“The employees are going to park in the neighborhoods,” opined Whalen. “They are not going to pay half of the day’s pay to park.”

As for concerns about noise, Ininns said an analysis showed it was no louder than created by traffic on the highway. 

Neither councilman specified traffic impacts, one of the issues raised by the 14 speakers from the audience, who commented on every item on the lists.

South Laguna resident John Thomas said the traffic study commissioned by the applicant reported an astounding increase of 1,265 to 1, 625 trips a day, added to the daily average of 36,800 trips estimated by Caltrans.

Opponents also objected to the proposed rooftop swimming pool and bar, which pushes the height above the 36-foot-limit that has existed in Laguna since the 1970s, as well as the size and the designation of the project as a restoration.

No one in the audience spoke in favor of the project. They had not been urged to attend the meeting, Ininns said.   

Whalen said the project representatives had heard the issues raised by the sub-committee and it was up to them to provide resolutions. 

“The next step is up to the owner; then we meet with staff and go back to council,” said Ininns, who has worked on the project for four years.

Besides the Coast Inn, the project includes the defunct Coast Liquor, a mid-century modern structure designed by the late Chris Abel, and the Olympic Cottage behind it across Mountain Road from the hotel.

Restoration is well underway for future headquarters of Laguna Canyon Foundation and surrounding areas


Just off Laguna Canyon Road, at the base of Stairsteps Trail, a house that was built in 1940, and which had been slowly rotting away – the wood almost consumed in its entirety by termites – is quietly being transformed into Laguna Canyon Foundation’s new headquarters. 

Executive director of LCF Hallie Jones is giving us a tour of the building now under reconstruction. She points out the future conference room on the upper level, which she hopes will become an epicenter for environmental groups to gather and discuss best practices for habitat restoration and more. 

These gatherings might include, among others, the City of Laguna Beach, the Fire Department, OC Parks, and California Fish & Wildlife as well as private groups.

“Our goal now and in the future is to partner with groups who have similar concerns about wilderness preservation and in that way focus all our efforts for maximum impact on the environment,” she says.

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Photo by Adam Dubich

Inside the house before restoration: quite a challenge, and you can’t even see the termites in this picture…

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Photo by Mary Hurlbut 

Inside the house with all new wood framing

Hallie gestures to the dusty area directly in front of the structure.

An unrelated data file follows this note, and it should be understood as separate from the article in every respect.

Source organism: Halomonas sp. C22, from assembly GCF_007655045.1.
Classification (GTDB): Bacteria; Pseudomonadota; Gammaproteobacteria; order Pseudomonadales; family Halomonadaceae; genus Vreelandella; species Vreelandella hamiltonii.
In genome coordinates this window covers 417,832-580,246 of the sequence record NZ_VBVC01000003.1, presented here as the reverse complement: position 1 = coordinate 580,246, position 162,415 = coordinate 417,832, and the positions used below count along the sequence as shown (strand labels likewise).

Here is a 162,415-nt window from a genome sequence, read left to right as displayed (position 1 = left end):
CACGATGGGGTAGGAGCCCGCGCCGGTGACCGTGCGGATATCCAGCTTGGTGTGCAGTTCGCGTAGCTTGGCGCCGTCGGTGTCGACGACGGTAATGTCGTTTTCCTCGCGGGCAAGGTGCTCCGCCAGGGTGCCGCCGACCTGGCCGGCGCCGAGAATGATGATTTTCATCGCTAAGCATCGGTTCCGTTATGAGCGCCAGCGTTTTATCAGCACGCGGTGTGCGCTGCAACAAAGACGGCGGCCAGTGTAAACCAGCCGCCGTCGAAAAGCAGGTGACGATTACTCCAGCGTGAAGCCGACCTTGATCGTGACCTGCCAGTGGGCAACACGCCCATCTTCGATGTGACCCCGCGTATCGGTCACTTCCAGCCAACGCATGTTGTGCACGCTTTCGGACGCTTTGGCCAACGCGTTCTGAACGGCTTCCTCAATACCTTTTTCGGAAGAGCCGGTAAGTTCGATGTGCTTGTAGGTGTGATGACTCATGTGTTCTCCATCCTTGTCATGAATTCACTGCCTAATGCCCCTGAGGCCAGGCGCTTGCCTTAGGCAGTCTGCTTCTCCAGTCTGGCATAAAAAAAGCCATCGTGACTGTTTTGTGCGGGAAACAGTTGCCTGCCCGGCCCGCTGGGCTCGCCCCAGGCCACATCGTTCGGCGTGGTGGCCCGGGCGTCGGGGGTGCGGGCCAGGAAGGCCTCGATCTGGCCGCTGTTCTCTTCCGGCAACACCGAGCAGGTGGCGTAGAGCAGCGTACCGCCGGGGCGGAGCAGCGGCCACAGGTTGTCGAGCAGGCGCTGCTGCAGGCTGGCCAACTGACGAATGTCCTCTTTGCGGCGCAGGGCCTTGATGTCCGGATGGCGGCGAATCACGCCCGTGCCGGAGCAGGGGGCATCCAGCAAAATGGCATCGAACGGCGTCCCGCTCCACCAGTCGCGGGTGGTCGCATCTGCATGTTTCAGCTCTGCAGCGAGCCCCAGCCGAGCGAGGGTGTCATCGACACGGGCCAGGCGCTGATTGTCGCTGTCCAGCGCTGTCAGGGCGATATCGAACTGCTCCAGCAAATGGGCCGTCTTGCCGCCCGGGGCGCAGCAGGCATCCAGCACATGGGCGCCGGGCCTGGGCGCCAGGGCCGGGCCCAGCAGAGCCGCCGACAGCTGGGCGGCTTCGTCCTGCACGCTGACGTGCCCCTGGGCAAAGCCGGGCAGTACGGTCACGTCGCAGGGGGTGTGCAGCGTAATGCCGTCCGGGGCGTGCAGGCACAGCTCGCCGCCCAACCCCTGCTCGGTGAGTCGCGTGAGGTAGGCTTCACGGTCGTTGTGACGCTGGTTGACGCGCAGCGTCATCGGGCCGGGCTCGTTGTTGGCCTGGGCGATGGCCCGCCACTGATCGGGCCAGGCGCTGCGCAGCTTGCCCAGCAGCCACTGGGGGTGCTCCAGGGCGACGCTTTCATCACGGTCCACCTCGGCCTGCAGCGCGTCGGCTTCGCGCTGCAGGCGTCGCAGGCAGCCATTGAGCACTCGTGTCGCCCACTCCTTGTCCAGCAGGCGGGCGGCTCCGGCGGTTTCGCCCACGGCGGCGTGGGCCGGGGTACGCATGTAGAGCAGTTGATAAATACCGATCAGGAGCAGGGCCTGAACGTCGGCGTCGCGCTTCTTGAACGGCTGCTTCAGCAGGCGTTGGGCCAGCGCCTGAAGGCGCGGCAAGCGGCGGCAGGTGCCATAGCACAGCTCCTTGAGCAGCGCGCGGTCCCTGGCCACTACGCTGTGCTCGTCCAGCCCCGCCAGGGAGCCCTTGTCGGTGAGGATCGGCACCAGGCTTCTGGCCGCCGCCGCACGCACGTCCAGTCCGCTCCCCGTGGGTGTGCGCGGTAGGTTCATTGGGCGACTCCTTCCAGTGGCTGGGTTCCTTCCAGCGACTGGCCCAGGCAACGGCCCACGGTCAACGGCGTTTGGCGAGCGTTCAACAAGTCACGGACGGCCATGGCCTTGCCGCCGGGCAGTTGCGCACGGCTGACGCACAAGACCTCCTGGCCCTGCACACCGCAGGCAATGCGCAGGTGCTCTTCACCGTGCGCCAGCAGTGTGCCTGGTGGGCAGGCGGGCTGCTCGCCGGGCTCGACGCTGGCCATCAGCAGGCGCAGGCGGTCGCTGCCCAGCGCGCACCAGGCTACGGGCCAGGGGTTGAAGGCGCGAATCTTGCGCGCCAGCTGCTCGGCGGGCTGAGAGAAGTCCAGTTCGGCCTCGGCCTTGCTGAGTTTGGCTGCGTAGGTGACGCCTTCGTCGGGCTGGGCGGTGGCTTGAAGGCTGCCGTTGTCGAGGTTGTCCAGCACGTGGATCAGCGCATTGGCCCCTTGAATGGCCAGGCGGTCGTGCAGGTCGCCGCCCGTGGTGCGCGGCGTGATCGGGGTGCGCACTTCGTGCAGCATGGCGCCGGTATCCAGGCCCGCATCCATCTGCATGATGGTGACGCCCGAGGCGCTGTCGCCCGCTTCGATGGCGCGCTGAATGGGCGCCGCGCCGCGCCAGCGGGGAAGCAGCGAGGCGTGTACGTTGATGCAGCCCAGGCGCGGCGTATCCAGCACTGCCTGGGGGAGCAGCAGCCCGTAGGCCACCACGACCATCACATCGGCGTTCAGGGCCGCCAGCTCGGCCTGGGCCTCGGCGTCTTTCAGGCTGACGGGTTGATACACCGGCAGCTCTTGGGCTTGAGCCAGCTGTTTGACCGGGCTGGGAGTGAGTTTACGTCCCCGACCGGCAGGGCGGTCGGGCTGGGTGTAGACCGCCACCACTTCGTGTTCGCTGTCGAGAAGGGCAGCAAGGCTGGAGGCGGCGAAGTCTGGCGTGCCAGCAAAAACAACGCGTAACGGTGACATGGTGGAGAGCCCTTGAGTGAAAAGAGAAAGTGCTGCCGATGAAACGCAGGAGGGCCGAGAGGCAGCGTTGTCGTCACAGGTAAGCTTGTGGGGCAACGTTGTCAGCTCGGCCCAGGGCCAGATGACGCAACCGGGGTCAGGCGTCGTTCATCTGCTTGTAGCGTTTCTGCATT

“We’re planning a wildflower meadow with interpretative trails just there. Beyond that is the DeWitt Riparian Reserve, which is currently undergoing habitat restoration, and we’ve already begun planting native vegetation on the three acres that surround the building. 

“The idea is that these areas will complement each other to create a seamless habitat, with each enhancing the other.”

In all, 110 acres, acquired by the City of Laguna for open space, surround the property, formerly owned by the DeWitt family.

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Photo by Mary Hurlbut 

LCF staff and volunteers plant native vegetation on land that was once an incineration and dumpsite

Our little hard-hat tour group clatters downstairs, entering a large space that will house exhibits to educate the public about our wilderness parks and its creatures and plants.

As we stop in the cool of the room, Dave Csira, a director and vice president of LCF and chairman of the fundraising committee, also on the tour, points out a section of wall that at first glance looks quite innocent – now, anyway.

“On one of her first visits, Hallie leaned with her hand against that wall, and it gave way, revealing a cluster of little white maggots,” he tells us with some relish, clearly and justifiably proud of the transformation of which he’s been part since its inception. 

“Ended up we had to reframe the structure completely, from inside out, which was a major task,” Dave adds. “Then bring it up to commercial code, taking into account such things as ADA compliance issues, a beefed-up fire sprinkler system, and so on.” 

Dave’s son, Chip Csira, President, Csira Design-Build, signed up as the general contractor and has been a great asset, providing services at enviable price points and offering credits as unexpected challenges arose.

“He’s also a wilderness fanatic, what can I say?” Dave shrugs.

The need for ADA access led to a brainwave on the part of the landscape architect and fellow board member, Richard Ramsey: that the ramp leading up to the entrance could curve around to form a staging area, a kind of amphitheater in front of the building, where visitors can listen to presentations. 

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Photo by Adam Dubich

An exterior view of the house before construction began

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Photo by Mary Hurlbut 

The same view, partway through reconstruction 

Hallie notes that everyone involved in the project has shown a lot of initiative and dedication. “We’re so grateful for the grants we’ve been given. We need $1.5 million for a quasi-endowment and we’re halfway there.”

“We’ll get there,” Dave says.